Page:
Article: Helpful Talk Tips by Paul Ford
By no means do I consider myself a public speaker. However, in the limited experience I have speaking to groups, these tips seem relevant to public speaking.
First: do you ever wonder why most talks begin with a joke or story? Here’s why:
I’m finding that it’s very important to just get up there and talk a little bit, make some dumb jokes, let people get used to you existing.
Second: it’s generally a good idea to get rid of slides and notes and just have statements that you can respond to, then it feels conversational as opposed to dictated:
I’ve thrown away most of the slides with bullets, and I’ve thrown away all of my slide notes. Notes are terrible and half the time you can’t see them anyway. Then, what I try to do is make every slide a little statement, and respond to it…By throwing together statistics and pictures and quotes, it looks like I’m giving a talk, but what’s really happening is that I’m having a conversation with myself. The slides are saying things to me and I’m responding.
Article: Valet Apps Are Silicon Valley Entitlement at Its Silliest
Apparently, on-demand valet parking services are springing up in Silicon Valley as a thing — it’s like the Uber of parking. You drive your car, pull out the app, and summon a valet who will park your car in a secure lot and retrieve it whenever you want (for a small fee of course).
The author of the article makes this observation, which I can’t help but agree with wholeheartedly:
In our oversaturated world of on-demand anything, the emergence of insta-valet services is, sadly, not shocking. We want everything to be cheap and easy … but at what point does our obsession with convenience go from maximizing efficiency to optimizing laziness?
That last line so perfectly sums up so many of the venture-backed startups I’ve seen: “at what point does our obsession with convenience go from maximizing efficiency to optimizing laziness?”. Why does it seem like almost every new consumer app/service merely panders to our indolence?
Article: Brighton, England: The San Francisco of Silicon Valley’s dreams
An interesting look at the tech culture differences between Brighton, England, and San Fran, California, centered around the person of Jeremy Keith:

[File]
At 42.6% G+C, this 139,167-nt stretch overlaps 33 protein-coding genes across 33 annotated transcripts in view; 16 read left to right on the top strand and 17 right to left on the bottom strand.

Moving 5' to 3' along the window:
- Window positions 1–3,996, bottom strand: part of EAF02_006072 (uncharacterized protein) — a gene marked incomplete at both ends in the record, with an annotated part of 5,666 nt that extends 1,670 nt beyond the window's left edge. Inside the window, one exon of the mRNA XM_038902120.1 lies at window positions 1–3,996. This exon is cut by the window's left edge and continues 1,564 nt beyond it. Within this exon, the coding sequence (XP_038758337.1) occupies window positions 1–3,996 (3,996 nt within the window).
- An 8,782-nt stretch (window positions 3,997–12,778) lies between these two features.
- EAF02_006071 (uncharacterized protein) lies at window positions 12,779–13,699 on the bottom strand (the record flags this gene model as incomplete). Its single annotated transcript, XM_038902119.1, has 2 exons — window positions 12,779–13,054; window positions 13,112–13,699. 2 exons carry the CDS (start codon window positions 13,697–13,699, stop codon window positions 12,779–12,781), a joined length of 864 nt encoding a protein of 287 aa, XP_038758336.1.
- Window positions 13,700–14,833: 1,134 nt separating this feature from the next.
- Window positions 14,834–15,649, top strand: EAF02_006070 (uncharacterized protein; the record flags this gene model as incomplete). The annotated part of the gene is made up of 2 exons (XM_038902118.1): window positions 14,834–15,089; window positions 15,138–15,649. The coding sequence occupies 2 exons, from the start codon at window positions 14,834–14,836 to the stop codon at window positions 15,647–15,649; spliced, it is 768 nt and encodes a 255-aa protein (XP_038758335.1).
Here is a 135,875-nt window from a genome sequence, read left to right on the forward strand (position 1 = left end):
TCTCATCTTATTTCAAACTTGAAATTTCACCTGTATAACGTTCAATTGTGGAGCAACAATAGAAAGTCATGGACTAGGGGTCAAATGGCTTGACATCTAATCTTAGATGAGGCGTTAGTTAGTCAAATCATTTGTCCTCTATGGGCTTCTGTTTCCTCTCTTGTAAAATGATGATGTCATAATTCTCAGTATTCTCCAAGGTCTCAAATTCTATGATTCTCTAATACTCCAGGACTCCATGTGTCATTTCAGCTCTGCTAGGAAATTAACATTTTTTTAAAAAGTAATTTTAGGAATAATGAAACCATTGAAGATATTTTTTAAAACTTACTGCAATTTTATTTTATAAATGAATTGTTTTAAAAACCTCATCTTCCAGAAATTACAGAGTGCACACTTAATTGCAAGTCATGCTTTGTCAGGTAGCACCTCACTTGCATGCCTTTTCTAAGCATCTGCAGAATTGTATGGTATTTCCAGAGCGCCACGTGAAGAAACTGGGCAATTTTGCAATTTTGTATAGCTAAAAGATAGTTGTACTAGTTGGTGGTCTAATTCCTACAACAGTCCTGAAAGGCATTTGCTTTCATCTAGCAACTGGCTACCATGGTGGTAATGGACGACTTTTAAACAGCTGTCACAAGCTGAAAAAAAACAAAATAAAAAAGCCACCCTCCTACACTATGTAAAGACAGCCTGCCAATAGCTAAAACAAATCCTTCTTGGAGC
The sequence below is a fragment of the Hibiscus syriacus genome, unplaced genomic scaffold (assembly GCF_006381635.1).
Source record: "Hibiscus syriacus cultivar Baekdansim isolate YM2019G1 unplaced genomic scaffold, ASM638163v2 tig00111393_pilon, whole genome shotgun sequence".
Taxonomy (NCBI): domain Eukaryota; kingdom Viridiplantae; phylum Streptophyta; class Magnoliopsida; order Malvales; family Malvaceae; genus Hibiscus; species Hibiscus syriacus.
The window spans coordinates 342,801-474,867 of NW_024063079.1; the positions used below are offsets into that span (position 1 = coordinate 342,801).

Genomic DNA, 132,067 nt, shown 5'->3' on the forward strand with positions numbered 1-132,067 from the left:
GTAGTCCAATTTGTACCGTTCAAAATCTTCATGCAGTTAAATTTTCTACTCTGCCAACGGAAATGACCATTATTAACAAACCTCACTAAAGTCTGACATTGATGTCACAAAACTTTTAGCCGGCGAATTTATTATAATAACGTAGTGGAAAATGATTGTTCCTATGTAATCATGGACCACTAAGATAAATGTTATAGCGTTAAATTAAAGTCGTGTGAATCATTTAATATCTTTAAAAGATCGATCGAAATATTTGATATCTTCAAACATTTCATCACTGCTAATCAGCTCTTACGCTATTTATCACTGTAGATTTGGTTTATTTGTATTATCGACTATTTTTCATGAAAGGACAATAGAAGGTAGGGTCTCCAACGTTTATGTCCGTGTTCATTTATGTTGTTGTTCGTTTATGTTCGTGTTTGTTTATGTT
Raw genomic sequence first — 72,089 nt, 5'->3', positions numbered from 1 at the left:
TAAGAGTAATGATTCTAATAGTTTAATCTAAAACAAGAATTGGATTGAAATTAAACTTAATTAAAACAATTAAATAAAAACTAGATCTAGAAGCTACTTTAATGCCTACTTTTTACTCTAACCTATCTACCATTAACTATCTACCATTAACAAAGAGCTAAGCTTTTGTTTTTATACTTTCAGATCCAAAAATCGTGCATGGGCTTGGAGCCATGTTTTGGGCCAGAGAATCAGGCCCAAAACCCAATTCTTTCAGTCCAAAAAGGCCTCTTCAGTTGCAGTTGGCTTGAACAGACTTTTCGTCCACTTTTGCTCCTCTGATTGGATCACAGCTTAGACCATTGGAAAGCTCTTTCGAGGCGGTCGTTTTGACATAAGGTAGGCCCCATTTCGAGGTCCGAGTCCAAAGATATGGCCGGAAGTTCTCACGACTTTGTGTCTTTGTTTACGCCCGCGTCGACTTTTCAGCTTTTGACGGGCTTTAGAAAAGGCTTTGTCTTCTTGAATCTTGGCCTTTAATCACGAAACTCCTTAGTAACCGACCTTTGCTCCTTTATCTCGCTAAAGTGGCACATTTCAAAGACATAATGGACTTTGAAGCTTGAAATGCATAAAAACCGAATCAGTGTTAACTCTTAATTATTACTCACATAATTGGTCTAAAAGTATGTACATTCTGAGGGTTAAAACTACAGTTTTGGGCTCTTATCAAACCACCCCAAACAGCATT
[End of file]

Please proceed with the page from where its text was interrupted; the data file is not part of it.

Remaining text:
[Keith said about Brighton] “It’s not the classic startup obsession with a quick-buck IPO tunnel vision. It’s more about long-term happiness. Nobody’s going to work too hard if working too hard means giving up fun, giving up life. Or else what is all this technology for?”
Book: A Designer’s Art by Paul Rand
An interesting look at the root meaning of the word “art” and its relationship to design:
We know that where we perceive no patters of relationship, no design, we discover no meaning … The reason apparently unrelated things become interesting when we start fitting them together … is that the mind’s characteristic employment is the discovery of meaning, the discovery of design … The search for design, indeed, underlies all arts and all sciences … the root meaning of the word art is, significantly enough, ‘to join, to fit together’ — John Kouwenhoven, as quoted in “A Designer’s Art” by Paul Rand (xiii)
The essence of graphic design:
Graphic design is essentially about visual relationships–providing meaning to a mass of unrelated needs, ideas, words, and pictures. It is the designer’s job to select and fit this material together–and make it interesting.
On the process graphic design, and why respect for the individual and his/her process is absolutely necessary (LOVE THIS!!):
The separation of form and function, of concept and execution, is not likely to produce objects of aesthetic value … any system that sees aesthetics as irrelevant, that separates the artist from his product, that fragments the work of the individual, or creates by committee, or makes mincemeat of the creative process will in the long run diminish not only the product but the maker as well.
A statement on the process of design, the first part always being that the designer must break down before he can build up:
Design starts with three classes of material:
1. The given - product, copy, slogan, logotype, format, media production process.
2. The formal - space, contrast, proportion, harmony, rhythm, repetition, line, mass, shape, color, weight, volume, value, texture.
3. The psychological - visual perception, optical illusion problems, the spectator’s instincts, intuitions, and emotions (as well as the designer’s own needs).
As the material furnished him is often inadequate, vague, uninteresting or otherwise unsuitable for visual interpretation, the designer’s task is to restate the problem. This may involve discarding or revising much of the given material. By analysis (breaking down of the complex material into its simplest components - the how, why, when and where) the designer is able to begin to state the problem
Lastly, the job of artist (and by extension a good graphic designer) is to call attention to the ordinary, to make people stop and reconsider what they believe they already understand:
[designers should practice] the fine art of exhibiting the obvious in [the] unexpected…The problem of the artist is to defamiliarize the ordinary.